Making the most of magma: Edmonton researcher explores restless Chilean volcano
'This volcano is unusual because we've got signs there might be something bigger happening'
Martyn Unsworth is travelling to Chile to study a restless volcano which appears to be on the verge of eruption.
The Edmonton researcher is searching the warning signs of growing unrest beneath its surface.
Much like humans, volcanoes inhale and exhale at a certain rhythm. But the Laguna del Maule volcanic field in the Southern Andes has only been inhaling — for five years in a row.
The eroded earth which contains the large, potentially hazardous caldera volcano has been steadily shifting upwards at an astonishing rate of 30 centimetres a year. That's among the highest rates of uplift ever measured for a volcano that is not actively erupting.
Researchers believe it's an expanding pool of molten hot magma.
"All volcanoes, they move upwards and downwards like someone breathing, but this one is moving quickly, and upwards," said Martyn Unsworth, a geophysics professor in the Department of Earth and Atmospheric Sciences at the University of Alberta.
The restless deposit of magma provides a major scientific opportunity: to explore a volcano before it erupts.
All volcanoes, they move upwards and downwards like someone breathing, but this one is moving quickly, and upwards.- Martyn Unsworth, geophysics professor, University of Alberta
"This volcano is unusual because we've got signs there might be something bigger happening," Unsworth said in an interview with CBC Edmonton's Radio Active.
"We can hopefully see the signals that lead up to that to help us understand when a volcano's going to erupt."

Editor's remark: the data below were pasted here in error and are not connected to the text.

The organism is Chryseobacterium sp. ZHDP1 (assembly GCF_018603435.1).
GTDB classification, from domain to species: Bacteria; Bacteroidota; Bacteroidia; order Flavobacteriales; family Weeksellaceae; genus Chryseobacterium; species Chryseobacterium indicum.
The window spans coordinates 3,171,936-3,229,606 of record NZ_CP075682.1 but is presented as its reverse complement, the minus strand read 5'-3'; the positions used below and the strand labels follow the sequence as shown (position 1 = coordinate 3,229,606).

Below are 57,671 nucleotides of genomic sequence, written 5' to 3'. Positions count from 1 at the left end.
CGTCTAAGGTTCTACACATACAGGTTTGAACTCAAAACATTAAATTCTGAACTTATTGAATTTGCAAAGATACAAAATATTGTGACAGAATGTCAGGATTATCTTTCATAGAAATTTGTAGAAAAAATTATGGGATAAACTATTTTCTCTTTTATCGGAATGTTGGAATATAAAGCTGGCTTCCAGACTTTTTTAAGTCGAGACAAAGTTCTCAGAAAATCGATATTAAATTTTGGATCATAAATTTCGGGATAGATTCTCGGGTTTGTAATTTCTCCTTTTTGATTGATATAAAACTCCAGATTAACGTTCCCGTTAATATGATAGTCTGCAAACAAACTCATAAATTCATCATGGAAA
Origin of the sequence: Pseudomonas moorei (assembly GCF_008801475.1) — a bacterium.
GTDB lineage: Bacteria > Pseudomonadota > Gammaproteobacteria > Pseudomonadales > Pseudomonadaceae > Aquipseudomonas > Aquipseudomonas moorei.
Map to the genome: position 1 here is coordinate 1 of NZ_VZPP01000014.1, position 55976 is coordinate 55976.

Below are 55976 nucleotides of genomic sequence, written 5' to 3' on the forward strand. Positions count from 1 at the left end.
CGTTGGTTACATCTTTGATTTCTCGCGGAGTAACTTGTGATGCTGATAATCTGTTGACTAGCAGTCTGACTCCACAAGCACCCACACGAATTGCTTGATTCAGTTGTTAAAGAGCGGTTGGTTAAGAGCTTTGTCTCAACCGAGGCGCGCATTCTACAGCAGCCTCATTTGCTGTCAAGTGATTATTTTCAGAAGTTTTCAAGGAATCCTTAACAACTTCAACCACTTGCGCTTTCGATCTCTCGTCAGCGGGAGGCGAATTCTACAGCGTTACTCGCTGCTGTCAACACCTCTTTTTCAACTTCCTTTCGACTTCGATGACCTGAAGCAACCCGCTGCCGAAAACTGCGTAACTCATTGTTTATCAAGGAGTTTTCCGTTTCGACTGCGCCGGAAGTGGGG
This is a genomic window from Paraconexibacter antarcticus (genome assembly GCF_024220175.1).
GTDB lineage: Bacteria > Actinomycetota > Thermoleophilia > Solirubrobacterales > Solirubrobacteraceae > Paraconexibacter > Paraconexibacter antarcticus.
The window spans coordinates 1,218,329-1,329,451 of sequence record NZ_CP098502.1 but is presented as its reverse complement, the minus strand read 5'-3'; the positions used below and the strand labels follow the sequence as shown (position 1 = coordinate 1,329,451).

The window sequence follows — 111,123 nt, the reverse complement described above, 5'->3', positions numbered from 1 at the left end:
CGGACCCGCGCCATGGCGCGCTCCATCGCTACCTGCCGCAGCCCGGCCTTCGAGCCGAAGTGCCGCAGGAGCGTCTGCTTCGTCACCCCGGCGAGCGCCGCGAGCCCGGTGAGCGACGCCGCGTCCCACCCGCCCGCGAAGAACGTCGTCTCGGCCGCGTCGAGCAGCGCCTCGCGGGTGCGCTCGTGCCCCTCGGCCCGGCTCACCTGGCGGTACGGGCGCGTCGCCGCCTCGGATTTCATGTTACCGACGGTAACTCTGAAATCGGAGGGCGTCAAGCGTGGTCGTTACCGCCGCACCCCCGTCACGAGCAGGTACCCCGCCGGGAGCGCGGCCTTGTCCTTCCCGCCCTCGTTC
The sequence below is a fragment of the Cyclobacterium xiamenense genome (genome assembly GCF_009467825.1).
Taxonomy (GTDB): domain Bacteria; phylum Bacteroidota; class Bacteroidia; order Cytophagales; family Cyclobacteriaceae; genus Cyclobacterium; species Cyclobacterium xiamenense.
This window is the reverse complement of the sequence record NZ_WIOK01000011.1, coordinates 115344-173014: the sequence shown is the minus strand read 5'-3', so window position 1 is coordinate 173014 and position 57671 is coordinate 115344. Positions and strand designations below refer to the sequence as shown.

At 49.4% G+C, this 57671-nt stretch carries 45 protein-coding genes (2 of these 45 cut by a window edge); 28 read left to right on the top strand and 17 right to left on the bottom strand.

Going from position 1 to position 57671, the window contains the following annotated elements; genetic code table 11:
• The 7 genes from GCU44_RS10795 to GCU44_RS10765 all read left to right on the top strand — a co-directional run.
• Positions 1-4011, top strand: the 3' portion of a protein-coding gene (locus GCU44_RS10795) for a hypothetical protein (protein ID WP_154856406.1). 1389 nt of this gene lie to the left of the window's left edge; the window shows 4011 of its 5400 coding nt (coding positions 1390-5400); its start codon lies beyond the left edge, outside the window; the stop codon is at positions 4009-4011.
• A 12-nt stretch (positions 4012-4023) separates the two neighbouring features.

Laguna del Maule — composed of domes and ash deposits that centre around a lake that straddles the Chilean-Argentine border — looks nothing like a classic, cone-shaped volcano.
The reason for its unusual formation is the nature of the molten rock underground. It's called rhyolite, and it's the most explosive type of magma on the planet.
The eruption of a rhyolite volcano is too quick and violent to build up a cone. Instead, this water-rich magma often explodes into massive quantities of ash that can form deposits hundreds of yards deep, followed by a slower flow of glassy magma that can cover kilometres of earth.
"It's not actually a pointed mountain like many volcanoes. It's actually an area with lots of smaller lava flows," Unsworth said. "And there's really good evidence that not too far below the surface there is this pool of molten rock."
About 130 volcanic vents exist in the field and the earliest eruptions occurred 1.5 million years ago.
'All the subtle signals ... are simply destroyed'
Predicting what kind of eruption will occur next at Laguna del Maule is tricky.
Unsworth and his team will be using radio waves to create images of the earth's subsurface.
These detailed scans will provide insight into the composition of what lies beneath, in an attempt to map the size of the magma body that has been feeding eruptions for the last 20,000 years.
Researchers are interested to know how much water and magma is present. The combination of the gases inside the calderas will determine whether an eruption would be a slow cascade or a dramatic explosion of ash and magma.
By examining the volcano before an anticipated eruption, Unsworth hopes to overcome an inherent challenge of studying volcanoes — when they do erupt, much of the geological record is erased.
"If you go to a volcano, all the subtle signals that may have been there prior to the eruption are simply destroyed in the blast," he said.
"So by looking beforehand you have a chance to see what is happening and try to judge those changes. If we have advanced knowledge, we can mitigate the impact on communities."